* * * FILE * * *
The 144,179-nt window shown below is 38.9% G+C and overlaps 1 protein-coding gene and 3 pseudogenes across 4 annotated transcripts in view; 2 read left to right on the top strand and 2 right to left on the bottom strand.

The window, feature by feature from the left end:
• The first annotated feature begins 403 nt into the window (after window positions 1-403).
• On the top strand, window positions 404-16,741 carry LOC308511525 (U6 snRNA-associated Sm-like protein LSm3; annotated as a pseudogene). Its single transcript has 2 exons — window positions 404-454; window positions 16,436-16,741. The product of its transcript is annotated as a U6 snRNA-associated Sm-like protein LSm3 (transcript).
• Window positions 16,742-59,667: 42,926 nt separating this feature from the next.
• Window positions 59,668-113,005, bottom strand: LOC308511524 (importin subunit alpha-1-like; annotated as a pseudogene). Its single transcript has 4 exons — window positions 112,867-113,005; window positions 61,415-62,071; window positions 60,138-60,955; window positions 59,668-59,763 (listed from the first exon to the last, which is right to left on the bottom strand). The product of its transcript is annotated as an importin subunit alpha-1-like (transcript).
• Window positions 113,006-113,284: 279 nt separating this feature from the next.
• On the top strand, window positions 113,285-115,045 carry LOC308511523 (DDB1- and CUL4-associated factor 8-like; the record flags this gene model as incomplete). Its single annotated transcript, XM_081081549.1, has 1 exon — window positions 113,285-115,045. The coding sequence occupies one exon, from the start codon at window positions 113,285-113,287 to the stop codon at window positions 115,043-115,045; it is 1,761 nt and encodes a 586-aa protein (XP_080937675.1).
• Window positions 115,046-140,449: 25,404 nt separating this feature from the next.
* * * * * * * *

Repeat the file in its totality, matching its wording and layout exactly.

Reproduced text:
The 144,179-nt window shown below is 38.9% G+C and overlaps 1 protein-coding gene and 3 pseudogenes across 4 annotated transcripts in view; 2 read left to right on the top strand and 2 right to left on the bottom strand.

The window, feature by feature from the left end:
• The first annotated feature begins 403 nt into the window (after window positions 1-403).
• On the top strand, window positions 404-16,741 carry LOC308511525 (U6 snRNA-associated Sm-like protein LSm3; annotated as a pseudogene). Its single transcript has 2 exons — window positions 404-454; window positions 16,436-16,741. The product of its transcript is annotated as a U6 snRNA-associated Sm-like protein LSm3 (transcript).
• Window positions 16,742-59,667: 42,926 nt separating this feature from the next.
• Window positions 59,668-113,005, bottom strand: LOC308511524 (importin subunit alpha-1-like; annotated as a pseudogene). Its single transcript has 4 exons — window positions 112,867-113,005; window positions 61,415-62,071; window positions 60,138-60,955; window positions 59,668-59,763 (listed from the first exon to the last, which is right to left on the bottom strand). The product of its transcript is annotated as an importin subunit alpha-1-like (transcript).
• Window positions 113,006-113,284: 279 nt separating this feature from the next.
• On the top strand, window positions 113,285-115,045 carry LOC308511523 (DDB1- and CUL4-associated factor 8-like; the record flags this gene model as incomplete). Its single annotated transcript, XM_081081549.1, has 1 exon — window positions 113,285-115,045. The coding sequence occupies one exon, from the start codon at window positions 113,285-113,287 to the stop codon at window positions 115,043-115,045; it is 1,761 nt and encodes a 586-aa protein (XP_080937675.1).
• Window positions 115,046-140,449: 25,404 nt separating this feature from the next.